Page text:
10 Reasons You Might Be Gaining Weight

By Joy Pape, RN, BSN, CDE, WOCN

Your clothes are fitting tighter, especially around your waist. You step on the scale and see that you’ve gained some weight. You don’t think you’ve been eating very much more. And you wonder, “Why am I gaining weight?” Here’s a Top 10 list of possible reasons.


You may be eating more than you think. For the most part, people gain weight because they are taking in more calories than they are “spending” in physical activity. If you really want to see what you are eating, keep a food diary. A recent study published in the American Journal of Preventive Medicine showed people who wrote down everything they ate and drank, six days a week lost about twice as much weight as those who kept a diary one day a week or less. You don’t need anything fancy; you can write it down with a pencil and paper or on your computer. Just make sure you are honest about everything you eat and drink, including how much.


Are you taking a medicine that causes weight gain? Some medicines that can cause you to gain weight are antidepressants, antipsychotics, antiseizure drugs, high blood pressure medicine, diabetes medicine, heart- burn medicine and steroids. If you have noticed a weight gain since starting any of these medicines, talk with your health care provider to see if there is another choice. Don’t stop any medicine or make dose changes without first talking with your health care provider.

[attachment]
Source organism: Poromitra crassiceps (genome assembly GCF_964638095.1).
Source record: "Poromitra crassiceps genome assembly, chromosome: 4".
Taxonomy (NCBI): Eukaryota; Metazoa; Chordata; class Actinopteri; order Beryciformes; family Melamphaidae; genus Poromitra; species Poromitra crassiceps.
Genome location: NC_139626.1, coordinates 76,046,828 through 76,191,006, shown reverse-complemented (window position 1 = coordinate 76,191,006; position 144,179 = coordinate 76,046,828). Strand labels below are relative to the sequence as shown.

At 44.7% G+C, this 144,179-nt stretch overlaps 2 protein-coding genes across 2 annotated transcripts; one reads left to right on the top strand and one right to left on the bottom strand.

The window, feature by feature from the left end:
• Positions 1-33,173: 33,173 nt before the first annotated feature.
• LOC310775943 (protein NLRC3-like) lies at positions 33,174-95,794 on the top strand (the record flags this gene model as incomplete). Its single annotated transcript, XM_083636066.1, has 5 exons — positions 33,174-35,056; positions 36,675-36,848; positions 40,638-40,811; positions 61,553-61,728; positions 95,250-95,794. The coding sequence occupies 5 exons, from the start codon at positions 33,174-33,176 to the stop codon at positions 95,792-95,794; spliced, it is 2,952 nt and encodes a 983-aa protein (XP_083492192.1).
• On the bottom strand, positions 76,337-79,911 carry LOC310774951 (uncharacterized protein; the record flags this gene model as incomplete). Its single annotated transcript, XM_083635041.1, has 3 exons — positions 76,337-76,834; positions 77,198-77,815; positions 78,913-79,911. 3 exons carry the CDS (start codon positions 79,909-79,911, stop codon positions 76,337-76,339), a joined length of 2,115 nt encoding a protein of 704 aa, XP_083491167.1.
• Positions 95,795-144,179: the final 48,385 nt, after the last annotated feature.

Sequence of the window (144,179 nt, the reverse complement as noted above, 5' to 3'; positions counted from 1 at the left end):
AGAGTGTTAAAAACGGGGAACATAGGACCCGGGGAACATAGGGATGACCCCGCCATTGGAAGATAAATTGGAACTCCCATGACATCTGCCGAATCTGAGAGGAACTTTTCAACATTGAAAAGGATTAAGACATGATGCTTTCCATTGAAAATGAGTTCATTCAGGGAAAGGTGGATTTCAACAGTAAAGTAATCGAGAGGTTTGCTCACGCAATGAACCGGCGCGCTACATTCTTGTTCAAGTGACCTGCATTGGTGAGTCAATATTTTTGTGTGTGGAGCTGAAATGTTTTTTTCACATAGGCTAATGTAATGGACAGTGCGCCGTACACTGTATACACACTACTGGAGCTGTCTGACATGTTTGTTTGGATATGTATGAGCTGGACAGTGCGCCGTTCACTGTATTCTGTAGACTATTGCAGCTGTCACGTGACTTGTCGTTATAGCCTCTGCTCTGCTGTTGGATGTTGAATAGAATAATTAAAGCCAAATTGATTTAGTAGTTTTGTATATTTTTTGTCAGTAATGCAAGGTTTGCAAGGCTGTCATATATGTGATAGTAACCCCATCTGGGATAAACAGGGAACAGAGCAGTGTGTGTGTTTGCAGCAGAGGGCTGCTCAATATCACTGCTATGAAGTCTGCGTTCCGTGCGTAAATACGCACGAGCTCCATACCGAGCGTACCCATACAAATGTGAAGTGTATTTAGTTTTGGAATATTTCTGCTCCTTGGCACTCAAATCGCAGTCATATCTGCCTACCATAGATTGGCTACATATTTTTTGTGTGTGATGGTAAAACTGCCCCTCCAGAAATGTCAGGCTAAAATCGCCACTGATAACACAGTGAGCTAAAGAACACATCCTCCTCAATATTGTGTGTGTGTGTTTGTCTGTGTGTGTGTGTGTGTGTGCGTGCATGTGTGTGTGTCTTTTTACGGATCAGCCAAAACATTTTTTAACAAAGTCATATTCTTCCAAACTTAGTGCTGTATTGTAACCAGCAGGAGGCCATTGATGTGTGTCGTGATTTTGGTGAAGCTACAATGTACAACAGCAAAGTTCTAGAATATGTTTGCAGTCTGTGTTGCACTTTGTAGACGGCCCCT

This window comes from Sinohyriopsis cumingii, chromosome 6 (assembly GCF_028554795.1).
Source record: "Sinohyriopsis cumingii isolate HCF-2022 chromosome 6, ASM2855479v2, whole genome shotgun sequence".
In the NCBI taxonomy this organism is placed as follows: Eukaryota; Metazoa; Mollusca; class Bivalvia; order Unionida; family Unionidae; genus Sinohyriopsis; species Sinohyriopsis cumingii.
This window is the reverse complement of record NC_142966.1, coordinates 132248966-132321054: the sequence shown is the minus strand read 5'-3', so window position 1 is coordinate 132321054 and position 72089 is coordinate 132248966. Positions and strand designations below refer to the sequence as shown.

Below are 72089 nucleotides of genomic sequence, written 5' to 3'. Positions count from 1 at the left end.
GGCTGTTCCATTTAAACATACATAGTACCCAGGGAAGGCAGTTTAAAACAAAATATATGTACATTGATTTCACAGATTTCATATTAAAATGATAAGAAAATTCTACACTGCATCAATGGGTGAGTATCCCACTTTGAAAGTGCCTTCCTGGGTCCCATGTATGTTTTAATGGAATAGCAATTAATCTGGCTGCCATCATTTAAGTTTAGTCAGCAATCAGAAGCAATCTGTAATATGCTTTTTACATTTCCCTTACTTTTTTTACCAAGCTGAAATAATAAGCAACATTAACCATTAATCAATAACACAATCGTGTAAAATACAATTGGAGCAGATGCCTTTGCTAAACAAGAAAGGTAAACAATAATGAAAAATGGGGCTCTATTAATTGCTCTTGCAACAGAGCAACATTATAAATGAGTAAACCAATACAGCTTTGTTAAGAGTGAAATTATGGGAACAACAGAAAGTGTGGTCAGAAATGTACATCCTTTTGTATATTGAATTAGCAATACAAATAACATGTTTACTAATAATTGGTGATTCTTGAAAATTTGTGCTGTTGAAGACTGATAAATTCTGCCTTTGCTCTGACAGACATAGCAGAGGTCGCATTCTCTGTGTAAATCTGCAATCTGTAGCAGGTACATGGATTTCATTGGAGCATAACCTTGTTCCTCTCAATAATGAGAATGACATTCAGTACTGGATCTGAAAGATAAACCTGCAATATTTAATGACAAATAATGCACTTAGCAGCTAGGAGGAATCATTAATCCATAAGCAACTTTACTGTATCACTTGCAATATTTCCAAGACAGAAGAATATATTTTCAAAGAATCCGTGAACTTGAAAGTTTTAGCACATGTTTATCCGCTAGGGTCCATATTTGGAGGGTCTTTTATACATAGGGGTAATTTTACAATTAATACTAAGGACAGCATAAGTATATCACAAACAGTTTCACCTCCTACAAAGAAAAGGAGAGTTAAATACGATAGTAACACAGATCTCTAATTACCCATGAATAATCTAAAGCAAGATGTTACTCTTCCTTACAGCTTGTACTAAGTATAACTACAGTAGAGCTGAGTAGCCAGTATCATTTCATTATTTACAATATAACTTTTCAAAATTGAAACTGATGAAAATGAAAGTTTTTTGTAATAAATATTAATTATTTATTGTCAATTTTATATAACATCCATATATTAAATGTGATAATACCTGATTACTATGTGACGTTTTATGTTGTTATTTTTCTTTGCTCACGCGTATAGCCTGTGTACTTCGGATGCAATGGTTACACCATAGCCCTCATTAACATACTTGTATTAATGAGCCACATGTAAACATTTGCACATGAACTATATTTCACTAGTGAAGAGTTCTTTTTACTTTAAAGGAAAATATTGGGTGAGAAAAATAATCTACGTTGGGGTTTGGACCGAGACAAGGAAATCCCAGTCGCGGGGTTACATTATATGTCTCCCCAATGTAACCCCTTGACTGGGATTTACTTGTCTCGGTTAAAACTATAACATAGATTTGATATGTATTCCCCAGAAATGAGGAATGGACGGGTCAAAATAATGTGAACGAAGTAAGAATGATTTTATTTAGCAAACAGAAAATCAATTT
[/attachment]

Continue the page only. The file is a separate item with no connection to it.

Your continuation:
Do you weigh yourself often? It’s easy to put on those pounds without knowing it. Preventing weight gain is as important as weight loss. The National Weight Control Registry (NWCR) is made up of more than 5,000 members who have lost an average of 66 pounds and kept it off for 5.5 years. Seventy-five percent of people who belong to the NWCR report they weigh themselves at least once a week. Weigh yourself at least one time a week at the same time of day. The best time to weigh yourself is when you wake up in the morning, after you go to the bathroom, with no clothes on, using the same scale.


Are you experiencing a lot of stress? When you are stressed, your body releases stress hormones to try to help you cope. But these hormones can increase your weight, as well as your blood glucose, blood pressure, cholesterol, waist size and more. Some people eat more when they are stressed—sometimes without even knowing they’re doing it. Identify your sources of
stress, and look into ways to handle stress, such as learning to say “no,” taking a daily walk, reading a spiritual book or just taking more time for yourself.


When your blood glucose is low, the way to treat it is with food. We know that the treatment for a low blood glucose is 15 grams of carbohydrates. But when your blood glucose is low and you’re hungry, you may not be thinking clearly, which can make it easy to overeat. And, if you often have low blood glucose, the calories will add up. If you are having low blood glucose levels more than two times a week, talk with your health care provider to find out why this is happening and what you can do to prevent it.


You may be moving less than you think. With all the new gadgets, you don’t need to be as active to get things done. With a flip of your wrist, you can click on your computer or make a telephone call and your shopping is done. You can sit at the computer, on the telephone, or in front of a television for hours. Wear a pedometer to track your steps. Once you see how many steps you get a day, set small, realistic goals to increase your activity gradually, day by day, or week by week.